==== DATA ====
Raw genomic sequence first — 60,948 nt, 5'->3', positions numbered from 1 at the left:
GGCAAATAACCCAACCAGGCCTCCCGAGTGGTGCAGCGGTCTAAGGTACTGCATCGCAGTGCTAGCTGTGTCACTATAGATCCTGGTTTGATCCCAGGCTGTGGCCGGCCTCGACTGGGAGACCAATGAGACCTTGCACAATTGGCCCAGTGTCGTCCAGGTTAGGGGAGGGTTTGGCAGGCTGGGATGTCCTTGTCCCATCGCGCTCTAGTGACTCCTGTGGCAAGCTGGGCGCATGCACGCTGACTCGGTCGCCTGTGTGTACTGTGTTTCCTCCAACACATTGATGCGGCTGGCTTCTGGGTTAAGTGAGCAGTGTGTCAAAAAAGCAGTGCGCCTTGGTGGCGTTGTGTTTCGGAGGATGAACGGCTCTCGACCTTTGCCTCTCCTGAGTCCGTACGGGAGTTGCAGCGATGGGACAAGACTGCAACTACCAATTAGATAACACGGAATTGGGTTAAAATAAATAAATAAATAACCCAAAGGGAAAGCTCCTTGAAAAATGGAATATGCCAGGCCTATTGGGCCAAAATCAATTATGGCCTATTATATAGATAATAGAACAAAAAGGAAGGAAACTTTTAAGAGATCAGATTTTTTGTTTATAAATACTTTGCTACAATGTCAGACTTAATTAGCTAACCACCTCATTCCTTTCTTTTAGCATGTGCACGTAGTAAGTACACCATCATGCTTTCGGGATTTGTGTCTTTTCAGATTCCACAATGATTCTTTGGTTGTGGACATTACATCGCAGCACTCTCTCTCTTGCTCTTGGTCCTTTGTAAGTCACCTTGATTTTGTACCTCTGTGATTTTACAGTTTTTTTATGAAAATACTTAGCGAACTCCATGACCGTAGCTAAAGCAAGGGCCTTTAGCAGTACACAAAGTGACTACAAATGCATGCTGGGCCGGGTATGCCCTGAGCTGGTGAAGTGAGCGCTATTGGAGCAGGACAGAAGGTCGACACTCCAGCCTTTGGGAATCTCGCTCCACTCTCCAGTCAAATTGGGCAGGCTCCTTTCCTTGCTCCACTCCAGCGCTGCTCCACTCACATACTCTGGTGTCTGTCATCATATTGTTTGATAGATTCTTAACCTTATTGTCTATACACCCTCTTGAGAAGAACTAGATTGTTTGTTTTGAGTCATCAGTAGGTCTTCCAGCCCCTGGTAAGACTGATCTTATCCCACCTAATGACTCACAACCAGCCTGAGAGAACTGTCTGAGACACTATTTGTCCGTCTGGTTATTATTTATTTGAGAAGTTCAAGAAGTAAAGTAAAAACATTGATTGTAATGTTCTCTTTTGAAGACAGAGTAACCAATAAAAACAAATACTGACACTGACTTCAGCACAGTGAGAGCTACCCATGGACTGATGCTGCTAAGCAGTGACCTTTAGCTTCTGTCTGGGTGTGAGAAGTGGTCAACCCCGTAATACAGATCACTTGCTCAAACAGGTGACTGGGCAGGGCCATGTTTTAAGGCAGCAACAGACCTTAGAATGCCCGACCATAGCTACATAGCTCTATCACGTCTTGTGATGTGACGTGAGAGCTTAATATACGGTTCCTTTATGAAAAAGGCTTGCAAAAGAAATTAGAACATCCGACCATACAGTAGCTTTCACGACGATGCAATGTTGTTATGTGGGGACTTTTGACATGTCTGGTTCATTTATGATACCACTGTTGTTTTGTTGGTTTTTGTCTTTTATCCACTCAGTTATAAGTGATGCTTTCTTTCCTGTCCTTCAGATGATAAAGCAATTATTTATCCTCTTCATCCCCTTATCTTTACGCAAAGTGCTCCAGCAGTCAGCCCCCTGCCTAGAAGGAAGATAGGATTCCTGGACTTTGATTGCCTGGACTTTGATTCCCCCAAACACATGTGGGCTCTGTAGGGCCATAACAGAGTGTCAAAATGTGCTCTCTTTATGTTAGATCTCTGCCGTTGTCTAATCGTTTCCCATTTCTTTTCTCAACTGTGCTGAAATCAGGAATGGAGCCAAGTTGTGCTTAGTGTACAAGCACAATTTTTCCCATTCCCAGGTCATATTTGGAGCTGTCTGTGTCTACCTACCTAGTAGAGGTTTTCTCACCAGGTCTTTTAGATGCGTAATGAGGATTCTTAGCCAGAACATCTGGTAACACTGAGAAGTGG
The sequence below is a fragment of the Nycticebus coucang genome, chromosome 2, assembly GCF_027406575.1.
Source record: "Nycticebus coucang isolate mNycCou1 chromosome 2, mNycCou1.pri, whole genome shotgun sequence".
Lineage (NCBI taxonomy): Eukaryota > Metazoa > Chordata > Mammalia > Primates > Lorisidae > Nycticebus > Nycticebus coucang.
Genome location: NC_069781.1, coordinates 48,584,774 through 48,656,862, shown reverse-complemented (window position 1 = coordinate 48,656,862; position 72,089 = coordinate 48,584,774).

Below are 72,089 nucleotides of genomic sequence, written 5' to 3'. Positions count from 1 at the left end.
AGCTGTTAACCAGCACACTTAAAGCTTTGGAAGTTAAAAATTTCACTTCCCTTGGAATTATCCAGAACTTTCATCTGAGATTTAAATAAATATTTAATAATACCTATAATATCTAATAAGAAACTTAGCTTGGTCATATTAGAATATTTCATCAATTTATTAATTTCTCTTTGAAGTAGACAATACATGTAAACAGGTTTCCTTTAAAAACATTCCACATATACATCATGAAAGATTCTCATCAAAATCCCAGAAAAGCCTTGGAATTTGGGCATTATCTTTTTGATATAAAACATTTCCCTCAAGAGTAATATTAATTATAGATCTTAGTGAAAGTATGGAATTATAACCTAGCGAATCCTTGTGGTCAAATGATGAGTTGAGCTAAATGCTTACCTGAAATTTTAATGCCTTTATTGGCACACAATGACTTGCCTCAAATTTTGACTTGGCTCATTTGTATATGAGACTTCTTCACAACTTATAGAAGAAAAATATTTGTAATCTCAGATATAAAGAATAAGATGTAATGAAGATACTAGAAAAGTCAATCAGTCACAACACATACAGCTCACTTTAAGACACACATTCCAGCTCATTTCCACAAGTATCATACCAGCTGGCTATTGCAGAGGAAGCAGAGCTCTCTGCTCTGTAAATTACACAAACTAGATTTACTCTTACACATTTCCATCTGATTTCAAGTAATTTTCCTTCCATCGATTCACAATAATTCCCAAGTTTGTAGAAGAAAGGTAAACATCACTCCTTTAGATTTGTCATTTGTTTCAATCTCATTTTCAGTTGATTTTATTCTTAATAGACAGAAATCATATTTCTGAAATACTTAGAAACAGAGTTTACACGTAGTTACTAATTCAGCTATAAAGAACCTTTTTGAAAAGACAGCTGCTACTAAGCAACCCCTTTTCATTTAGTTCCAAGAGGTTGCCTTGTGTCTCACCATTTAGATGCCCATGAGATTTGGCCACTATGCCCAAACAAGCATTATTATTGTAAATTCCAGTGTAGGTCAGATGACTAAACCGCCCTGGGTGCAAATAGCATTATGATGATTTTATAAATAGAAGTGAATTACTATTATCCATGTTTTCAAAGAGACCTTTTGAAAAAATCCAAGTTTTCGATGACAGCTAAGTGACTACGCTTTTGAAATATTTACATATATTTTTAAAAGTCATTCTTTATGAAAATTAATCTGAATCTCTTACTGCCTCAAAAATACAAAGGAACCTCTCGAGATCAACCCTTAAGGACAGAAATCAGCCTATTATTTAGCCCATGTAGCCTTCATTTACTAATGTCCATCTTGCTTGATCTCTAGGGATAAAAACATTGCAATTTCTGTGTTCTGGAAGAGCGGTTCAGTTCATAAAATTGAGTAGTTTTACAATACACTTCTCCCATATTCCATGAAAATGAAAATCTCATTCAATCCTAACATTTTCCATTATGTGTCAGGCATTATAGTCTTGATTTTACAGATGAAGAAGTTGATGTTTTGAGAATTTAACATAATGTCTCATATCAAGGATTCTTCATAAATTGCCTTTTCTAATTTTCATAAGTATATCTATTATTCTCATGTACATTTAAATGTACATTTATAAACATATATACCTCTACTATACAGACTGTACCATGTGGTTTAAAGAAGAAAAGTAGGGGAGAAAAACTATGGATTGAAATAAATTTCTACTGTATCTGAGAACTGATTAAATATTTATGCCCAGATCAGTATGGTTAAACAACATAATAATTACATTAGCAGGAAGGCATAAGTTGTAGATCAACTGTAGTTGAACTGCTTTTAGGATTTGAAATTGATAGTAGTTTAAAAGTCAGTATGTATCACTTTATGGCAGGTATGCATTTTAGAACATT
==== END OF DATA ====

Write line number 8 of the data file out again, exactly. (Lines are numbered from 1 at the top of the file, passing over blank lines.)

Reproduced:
AGCTGTTAACCAGCACACTTAAAGCTTTGGAAGTTAAAAATTTCACTTCCCTTGGAATTATCCAGAACTTTCATCTGAGATTTAAATAAATATTTAATAATACCTATAATATCTAATAAGAAACTTAGCTTGGTCATATTAGAATATTTCATCAATTTATTAATTTCTCTTTGAAGTAGACAATACATGTAAACAGGTTTCCTTTAAAAACATTCCACATATACATCATGAAAGATTCTCATCAAAATCCCAGAAAAGCCTTGGAATTTGGGCATTATCTTTTTGATATAAAACATTTCCCTCAAGAGTAATATTAATTATAGATCTTAGTGAAAGTATGGAATTATAACCTAGCGAATCCTTGTGGTCAAATGATGAGTTGAGCTAAATGCTTACCTGAAATTTTAATGCCTTTATTGGCACACAATGACTTGCCTCAAATTTTGACTTGGCTCATTTGTATATGAGACTTCTTCACAACTTATAGAAGAAAAATATTTGTAATCTCAGATATAAAGAATAAGATGTAATGAAGATACTAGAAAAGTCAATCAGTCACAACACATACAGCTCACTTTAAGACACACATTCCAGCTCATTTCCACAAGTATCATACCAGCTGGCTATTGCAGAGGAAGCAGAGCTCTCTGCTCTGTAAATTACACAAACTAGATTTACTCTTACACATTTCCATCTGATTTCAAGTAATTTTCCTTCCATCGATTCACAATAATTCCCAAGTTTGTAGAAGAAAGGTAAACATCACTCCTTTAGATTTGTCATTTGTTTCAATCTCATTTTCAGTTGATTTTATTCTTAATAGACAGAAATCATATTTCTGAAATACTTAGAAACAGAGTTTACACGTAGTTACTAATTCAGCTATAAAGAACCTTTTTGAAAAGACAGCTGCTACTAAGCAACCCCTTTTCATTTAGTTCCAAGAGGTTGCCTTGTGTCTCACCATTTAGATGCCCATGAGATTTGGCCACTATGCCCAAACAAGCATTATTATTGTAAATTCCAGTGTAGGTCAGATGACTAAACCGCCCTGGGTGCAAATAGCATTATGATGATTTTATAAATAGAAGTGAATTACTATTATCCATGTTTTCAAAGAGACCTTTTGAAAAAATCCAAGTTTTCGATGACAGCTAAGTGACTACGCTTTTGAAATATTTACATATATTTTTAAAAGTCATTCTTTATGAAAATTAATCTGAATCTCTTACTGCCTCAAAAATACAAAGGAACCTCTCGAGATCAACCCTTAAGGACAGAAATCAGCCTATTATTTAGCCCATGTAGCCTTCATTTACTAATGTCCATCTTGCTTGATCTCTAGGGATAAAAACATTGCAATTTCTGTGTTCTGGAAGAGCGGTTCAGTTCATAAAATTGAGTAGTTTTACAATACACTTCTCCCATATTCCATGAAAATGAAAATCTCATTCAATCCTAACATTTTCCATTATGTGTCAGGCATTATAGTCTTGATTTTACAGATGAAGAAGTTGATGTTTTGAGAATTTAACATAATGTCTCATATCAAGGATTCTTCATAAATTGCCTTTTCTAATTTTCATAAGTATATCTATTATTCTCATGTACATTTAAATGTACATTTATAAACATATATACCTCTACTATACAGACTGTACCATGTGGTTTAAAGAAGAAAAGTAGGGGAGAAAAACTATGGATTGAAATAAATTTCTACTGTATCTGAGAACTGATTAAATATTTATGCCCAGATCAGTATGGTTAAACAACATAATAATTACATTAGCAGGAAGGCATAAGTTGTAGATCAACTGTAGTTGAACTGCTTTTAGGATTTGAAATTGATAGTAGTTTAAAAGTCAGTATGTATCACTTTATGGCAGGTATGCATTTTAGAACATT